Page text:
These zany character moments are the film’s most satisfying. It is when Lee tries to go from wacko comedy to deathly serious that the film struggles. This is a messy, earnest melodrama that wants you to cry almost as often as it wants you to laugh. Christian overtones seep into the narrative more than once. Rather amusingly, it equates football to some kind of holy struggle, and after one suitable emotional crescendo, Lee adds yet another, bringing the emotional exhaustion level to a hundred. Ultimately one can forgive Lee’s indulgences. In wanting to give the viewer such an overstuffed stocking of goods, he makes sure no one comes out with nothing. You will laugh, and you may cry, and you most definitely will have a good time. Perhaps the best present of all is that these articulate, attractive, and affluent individuals, once considered such a novelty back in ’99, when films like “Love Jones,” “Soul Food,” and “How Stella Got Her Groove Back” flooded the marketplace, have become just a bit more commonplace. It is rather inarguable that actors like Long, Lathan, and Diggs have been criminally underused, but their existence is not the shock that it once was. And if this film proves to be another success, when Lee sees fit to return to these characters again (Best Man Reunion? Best Man Mid Life Crisis?), perhaps the next generation of black actors will be fairing even better, and an audience for them will have reached new heights.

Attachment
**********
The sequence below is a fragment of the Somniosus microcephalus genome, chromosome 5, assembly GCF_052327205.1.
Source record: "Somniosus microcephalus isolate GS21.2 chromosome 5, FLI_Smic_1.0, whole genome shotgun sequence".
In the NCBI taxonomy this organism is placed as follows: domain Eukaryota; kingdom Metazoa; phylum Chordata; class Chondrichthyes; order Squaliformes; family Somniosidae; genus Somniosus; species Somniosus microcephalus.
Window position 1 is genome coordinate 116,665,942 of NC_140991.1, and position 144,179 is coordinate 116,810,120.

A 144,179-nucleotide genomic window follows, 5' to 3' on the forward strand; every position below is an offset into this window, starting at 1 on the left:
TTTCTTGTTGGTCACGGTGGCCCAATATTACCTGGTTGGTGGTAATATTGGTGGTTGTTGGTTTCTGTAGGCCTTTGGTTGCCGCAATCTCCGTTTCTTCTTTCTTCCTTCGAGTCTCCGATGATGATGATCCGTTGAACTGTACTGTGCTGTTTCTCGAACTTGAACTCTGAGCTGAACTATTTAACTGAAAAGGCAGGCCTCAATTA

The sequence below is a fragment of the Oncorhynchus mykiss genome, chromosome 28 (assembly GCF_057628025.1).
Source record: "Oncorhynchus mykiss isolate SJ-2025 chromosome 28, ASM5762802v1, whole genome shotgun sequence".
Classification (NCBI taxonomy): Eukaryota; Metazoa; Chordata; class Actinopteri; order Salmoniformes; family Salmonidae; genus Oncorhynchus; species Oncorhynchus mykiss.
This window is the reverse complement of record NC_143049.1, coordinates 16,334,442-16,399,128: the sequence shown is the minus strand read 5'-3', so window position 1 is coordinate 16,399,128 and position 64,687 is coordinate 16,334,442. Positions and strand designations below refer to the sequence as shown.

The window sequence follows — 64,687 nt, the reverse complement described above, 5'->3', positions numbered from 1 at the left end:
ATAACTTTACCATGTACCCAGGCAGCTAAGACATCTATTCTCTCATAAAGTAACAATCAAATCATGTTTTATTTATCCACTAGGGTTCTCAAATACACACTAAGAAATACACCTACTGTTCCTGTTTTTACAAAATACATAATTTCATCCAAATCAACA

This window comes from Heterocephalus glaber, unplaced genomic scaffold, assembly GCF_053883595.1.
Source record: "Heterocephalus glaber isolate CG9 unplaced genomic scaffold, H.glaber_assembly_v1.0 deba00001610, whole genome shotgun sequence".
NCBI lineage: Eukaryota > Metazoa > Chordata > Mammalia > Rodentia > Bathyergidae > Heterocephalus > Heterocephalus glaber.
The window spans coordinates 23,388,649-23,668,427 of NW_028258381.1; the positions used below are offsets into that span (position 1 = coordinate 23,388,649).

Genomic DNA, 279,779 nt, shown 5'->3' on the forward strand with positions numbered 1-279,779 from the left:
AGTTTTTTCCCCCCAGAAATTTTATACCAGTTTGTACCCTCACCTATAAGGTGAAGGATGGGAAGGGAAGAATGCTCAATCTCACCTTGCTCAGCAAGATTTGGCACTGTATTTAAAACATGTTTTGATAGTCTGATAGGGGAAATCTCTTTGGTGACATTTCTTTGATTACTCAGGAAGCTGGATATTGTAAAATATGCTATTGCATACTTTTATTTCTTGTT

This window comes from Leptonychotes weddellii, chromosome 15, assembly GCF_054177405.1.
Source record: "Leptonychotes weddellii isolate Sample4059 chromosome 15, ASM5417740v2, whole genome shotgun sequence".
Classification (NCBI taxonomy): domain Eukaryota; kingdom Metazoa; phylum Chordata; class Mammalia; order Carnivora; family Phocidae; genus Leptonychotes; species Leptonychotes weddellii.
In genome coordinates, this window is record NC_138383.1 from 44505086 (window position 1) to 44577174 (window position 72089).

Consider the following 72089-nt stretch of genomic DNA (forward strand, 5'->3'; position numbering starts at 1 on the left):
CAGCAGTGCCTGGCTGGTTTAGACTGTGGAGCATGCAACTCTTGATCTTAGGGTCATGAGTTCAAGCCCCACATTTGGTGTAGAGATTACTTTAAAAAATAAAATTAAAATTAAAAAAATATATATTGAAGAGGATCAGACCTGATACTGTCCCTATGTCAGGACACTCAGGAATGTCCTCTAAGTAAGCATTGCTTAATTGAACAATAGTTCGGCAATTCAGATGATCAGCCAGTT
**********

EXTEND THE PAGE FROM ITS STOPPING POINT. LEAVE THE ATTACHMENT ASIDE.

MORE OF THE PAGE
The opening credits of the 1939 classic “Gone with the Wind,” all Hollywood glow and nostalgic tone, lament the passing of the Old South; it is now “no more than a dream remembered.” It would be easy to say “12 Years a Slave” offers the nightmare vision of this era, but what the film presents instead is something far subtler, and ultimately more shattering.
Directed by Steve McQueen and written by John Ridley, the film is based on the 1853 memoir of Solomon Northup, an African-American living in upstate New York who was kidnapped and sold into slavery. Mr. Northup (played by Chiwetel Ejiofor) was a literate, successful violinist who was born a free man. This last aspect of the narrative is key: the viewer, along with Solomon, is thrust into a world both terrifying and positively alien. Both the viewer and Solomon is an outsider to America’s peculiar institution, which Hollywood has handled either with coats of reassuring gloss or removed sensationalism. But the happy slave of “Gone with the Wind” doesn’t exist here, and the lurid thrills of “Django Unchained” are gone as well. What remains is a clear eyed and unwavering depiction of slavery as both a deranged force of moral corrosion and an insidious machine that used the lives of others to pay for wealth and stature.